You’ve most likely heard of depression and anxiety. These are psychological conditions that can adversely affect your quality of life and which are classified as mental health disorders or mental illnesses.
However, did you know that loneliness is also increasingly being classified as a condition?
Loneliness is common in our society. A survey from the Australian Red Cross, for example, found that as many as 5.6 million Australians are affected by loneliness.
Men aged 18-34 were “more likely than other demographic groups to feel lonely almost all the time or quite often” and men aged 55+ were most likely to experience loneliness after divorce or separation.
The survey found that women suffered less from loneliness because they were more likely to pro-actively do something about it.
The main causes for loneliness were not surprising: the death of a loved one, moving away from friends or family, isolation due to school or work, and divorce or separation were among the most common reasons.
Almost everyone has felt lonely at some point in their life. That’s why it might feel strange or uncomfortable to refer to as a disease something that you’re familiar with.
So why is loneliness increasingly being treated as a serious condition?
Loneliness versus social isolation
Understanding the serious effect of loneliness begins with understanding the difference between loneliness social isolation. Both terms are closely linked but they mean different things. One refers to a state of mind whereas the other refers to a set of life circumstances.
Social isolation is when you are separated from people. Anyone who has been away for an extended period from friends or family can probably identify with this feeling. There are many things that can cause social isolation (some of which may surprise you) but the more common ones usually include:
- Living alone or away from home due to work or study requirements.
- Lack of contact with close family.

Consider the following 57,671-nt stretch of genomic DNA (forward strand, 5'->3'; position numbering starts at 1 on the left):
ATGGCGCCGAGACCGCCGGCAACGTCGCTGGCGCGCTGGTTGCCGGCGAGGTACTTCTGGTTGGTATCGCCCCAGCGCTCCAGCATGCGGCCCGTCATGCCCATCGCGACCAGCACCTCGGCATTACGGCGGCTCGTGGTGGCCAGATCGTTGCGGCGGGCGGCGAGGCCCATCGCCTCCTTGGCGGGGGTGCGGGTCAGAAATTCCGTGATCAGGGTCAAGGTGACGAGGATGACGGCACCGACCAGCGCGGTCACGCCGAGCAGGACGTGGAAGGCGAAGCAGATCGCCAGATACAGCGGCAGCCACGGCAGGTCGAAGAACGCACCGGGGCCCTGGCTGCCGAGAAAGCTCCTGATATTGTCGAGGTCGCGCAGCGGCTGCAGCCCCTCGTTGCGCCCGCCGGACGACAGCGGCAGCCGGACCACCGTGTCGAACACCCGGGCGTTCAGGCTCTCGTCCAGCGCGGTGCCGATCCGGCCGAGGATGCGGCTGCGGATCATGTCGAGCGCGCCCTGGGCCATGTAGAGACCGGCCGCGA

- Lack of transport or mobility due to injury, disability or poor health.
- Lack of contact with friends and family due to retirement or moving address.
- Language barriers.
- Feeling like an ‘outsider’ due to a mental health condition or a lack of social confidence.
- Geographic isolation.
There are many more reasons why someone may feel socially isolated. For example, you may feel unable to head out and ‘be social’ due to the loss of a loved one.
Loneliness is different to social isolation in that it refers to a state of mind. It is a feeling of sadness that results from feeling disconnected from the world around you.
One researcher defined loneliness as “a debilitating psychological condition characterized by a deep sense of emptiness, worthlessness, lack of control, and personal threat .” People suffering from loneliness may feel like they are experiencing strong feelings of being empty, alone, and unwanted.
It’s important to remember this distinction between loneliness and social isolation. That’s because it’s possible to feel lonely even if you’re surrounded by people, or are ‘connected’ online (perhaps via the internet).
Why are so many people feeling lonely?
Our population is at its most numerous to date, yet we seem to be getting lonelier.
As mentioned, that’s because loneliness isn’t about the quantity of your friends and acquaintances. Instead, it’s about the quality of your relationships.
Social media is a prime example of people seemingly being more ‘connected’ than ever, yet there is growing evidence that it can have a negative effect on our wellbeing and the quality of our relationships and social interaction.